Our Legislature faces deteriorating finances as they move to fund state government for next fiscal year.
Calling revenue collections for this fiscal year “disappointing,” the Daily Journal’s Bobby Harrison reported “revenue is $116 million or 4 percent below projections” for the year after falling another $18.5 million in January. In an earlier article he noted Governor Phil Bryant may have to cut existing state budgets again. Already the Governor “has been forced to cut budgets four times within a 12-month period and dip into the rainy day fund twice,” wrote Harrison.
Shortfalls and cuts this fiscal year bode ill for next year. Legislators will start with less and can expect less from next year’s collections.
Legislators’ efforts to up revenue are meeting opposition. A bill to tax fantasy sports gambling, eh, gaming, failed. A bill to push out-of-state companies to collect sales taxes (called use taxes), similar to one adopted in Alabama, is under attack by the Mississippi Tea Party. They also attacked Commissioner of Revenue Herb Frierson for getting Amazon to voluntarily collect taxes on its sales. Proposals to raise revenue to fix deteriorating roads and bridges continue to be attacked by the Mississippi branch of Americans for Prosperity.
Another hit to next year’s finances come as cuts to business taxes and personal income taxes, passed last year, begin phasing in.
In the face of these financial troubles, it only makes sense for state agencies to right size staffing. The House narrowly passed and sent to the Senate a bill allowing agency heads to ignore civil service rules to streamline operations.
House Appropriations Chairman John Read told colleagues that agency directors need this flexibility. The Clarion-Ledger reported legislative leaders hope to save $13 million from staff cuts. These cuts would add to the 1,999 unfilled positions legislators plan to eliminate. (Note to PERS – this will hurt.)
In other action, the House sent the Senate a bill to give the Governor authority to approve or disapprove operating regulations of state boards “controlled by active market participants.” These are mostly boards made up of licensed practitioners who approve licenses for new practitioners. A U.S. Supreme Court decision made such boards subject to anti-trust rules unless actively overseen by government, an issue the bill resolves. In addition to accountability oversight, the Governor should be able to improve efficiency and customer service among those boards not so good at such behavior. That would be a good thing.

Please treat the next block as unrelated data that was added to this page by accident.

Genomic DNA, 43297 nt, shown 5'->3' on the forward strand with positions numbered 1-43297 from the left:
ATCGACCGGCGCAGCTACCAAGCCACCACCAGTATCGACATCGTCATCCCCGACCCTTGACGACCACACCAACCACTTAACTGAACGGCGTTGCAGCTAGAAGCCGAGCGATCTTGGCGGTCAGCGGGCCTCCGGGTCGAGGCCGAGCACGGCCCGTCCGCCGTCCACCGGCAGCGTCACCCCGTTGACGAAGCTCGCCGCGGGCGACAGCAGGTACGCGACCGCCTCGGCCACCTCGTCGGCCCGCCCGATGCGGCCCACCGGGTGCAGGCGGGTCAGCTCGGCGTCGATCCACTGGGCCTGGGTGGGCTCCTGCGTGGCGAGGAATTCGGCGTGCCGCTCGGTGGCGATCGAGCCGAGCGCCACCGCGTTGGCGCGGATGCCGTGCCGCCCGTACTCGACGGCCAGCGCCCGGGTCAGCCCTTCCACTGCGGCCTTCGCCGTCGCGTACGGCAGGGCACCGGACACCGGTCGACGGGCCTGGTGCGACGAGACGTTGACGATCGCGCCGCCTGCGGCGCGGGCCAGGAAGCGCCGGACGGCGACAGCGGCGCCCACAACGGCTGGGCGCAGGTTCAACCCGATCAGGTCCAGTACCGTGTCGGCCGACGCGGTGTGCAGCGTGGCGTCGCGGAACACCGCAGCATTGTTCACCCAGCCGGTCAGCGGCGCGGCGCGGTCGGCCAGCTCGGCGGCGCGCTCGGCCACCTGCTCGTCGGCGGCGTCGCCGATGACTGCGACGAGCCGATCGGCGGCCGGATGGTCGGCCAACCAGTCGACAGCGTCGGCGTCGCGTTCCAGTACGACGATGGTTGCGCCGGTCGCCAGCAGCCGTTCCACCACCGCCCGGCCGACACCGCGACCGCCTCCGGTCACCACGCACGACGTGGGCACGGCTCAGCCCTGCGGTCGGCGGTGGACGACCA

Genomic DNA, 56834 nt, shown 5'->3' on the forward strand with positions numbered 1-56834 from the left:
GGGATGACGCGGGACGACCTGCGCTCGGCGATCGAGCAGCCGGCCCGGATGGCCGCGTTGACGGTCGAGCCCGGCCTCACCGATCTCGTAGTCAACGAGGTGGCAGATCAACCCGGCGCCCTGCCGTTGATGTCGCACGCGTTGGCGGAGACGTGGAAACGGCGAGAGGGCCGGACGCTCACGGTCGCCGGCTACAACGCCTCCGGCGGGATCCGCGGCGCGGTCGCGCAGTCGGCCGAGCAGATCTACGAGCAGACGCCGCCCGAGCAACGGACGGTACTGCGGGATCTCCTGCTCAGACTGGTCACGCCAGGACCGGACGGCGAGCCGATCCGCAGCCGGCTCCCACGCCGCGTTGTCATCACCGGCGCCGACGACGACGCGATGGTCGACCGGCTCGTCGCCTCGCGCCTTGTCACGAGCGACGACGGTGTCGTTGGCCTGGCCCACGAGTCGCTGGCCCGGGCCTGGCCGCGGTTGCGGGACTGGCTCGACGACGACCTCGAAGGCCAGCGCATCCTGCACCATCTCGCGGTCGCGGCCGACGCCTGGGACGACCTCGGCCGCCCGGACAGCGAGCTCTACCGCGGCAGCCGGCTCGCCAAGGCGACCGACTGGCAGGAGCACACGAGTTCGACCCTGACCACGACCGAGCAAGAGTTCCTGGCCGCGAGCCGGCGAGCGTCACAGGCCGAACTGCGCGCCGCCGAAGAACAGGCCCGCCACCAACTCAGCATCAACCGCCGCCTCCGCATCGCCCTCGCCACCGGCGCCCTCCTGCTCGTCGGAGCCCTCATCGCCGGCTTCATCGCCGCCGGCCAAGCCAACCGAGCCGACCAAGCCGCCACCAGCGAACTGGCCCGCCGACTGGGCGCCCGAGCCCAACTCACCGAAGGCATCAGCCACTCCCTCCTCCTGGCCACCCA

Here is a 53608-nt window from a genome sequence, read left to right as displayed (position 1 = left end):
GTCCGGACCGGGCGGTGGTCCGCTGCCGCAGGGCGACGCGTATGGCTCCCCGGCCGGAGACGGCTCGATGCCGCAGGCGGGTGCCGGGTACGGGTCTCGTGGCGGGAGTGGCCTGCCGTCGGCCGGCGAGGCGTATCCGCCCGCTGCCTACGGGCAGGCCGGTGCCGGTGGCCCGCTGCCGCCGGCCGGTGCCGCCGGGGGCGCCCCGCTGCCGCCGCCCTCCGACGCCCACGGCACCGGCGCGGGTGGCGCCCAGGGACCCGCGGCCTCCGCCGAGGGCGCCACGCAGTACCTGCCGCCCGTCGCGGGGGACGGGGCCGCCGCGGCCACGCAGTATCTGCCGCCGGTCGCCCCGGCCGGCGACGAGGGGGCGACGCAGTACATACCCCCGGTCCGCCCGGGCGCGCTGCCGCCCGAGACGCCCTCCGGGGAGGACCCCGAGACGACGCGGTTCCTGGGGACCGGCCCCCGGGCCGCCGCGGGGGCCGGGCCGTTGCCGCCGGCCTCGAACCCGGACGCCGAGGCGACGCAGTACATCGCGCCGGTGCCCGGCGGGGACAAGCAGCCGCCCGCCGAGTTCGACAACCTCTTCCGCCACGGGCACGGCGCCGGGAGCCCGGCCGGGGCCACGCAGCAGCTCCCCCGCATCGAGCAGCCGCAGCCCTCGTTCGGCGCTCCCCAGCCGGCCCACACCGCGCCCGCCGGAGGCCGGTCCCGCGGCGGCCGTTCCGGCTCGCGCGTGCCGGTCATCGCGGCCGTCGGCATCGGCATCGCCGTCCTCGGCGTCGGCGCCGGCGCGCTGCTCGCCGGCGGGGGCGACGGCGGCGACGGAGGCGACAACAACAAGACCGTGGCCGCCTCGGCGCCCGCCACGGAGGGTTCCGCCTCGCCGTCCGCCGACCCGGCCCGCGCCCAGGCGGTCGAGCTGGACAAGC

In contrast, the House sent the Senate a bill authorizing the University of Mississippi Medical Center to establish public corporations with limited government oversight. The bill, modeled after one in Alabama, will allow UMMC to establish cooperative arrangements or affiliations with other health care facilities and providers to improve quality of care and lower health care costs. The bill also mitigates anti-trust rules for such arrangements. With appropriate financial oversight, it will be a good way to give UMMC equal footing with out-of-state hospitals encroaching on our state.
These last two items must go to conference, if passed by the Senate, to become actionable since the House meekly put reverse repealers in them.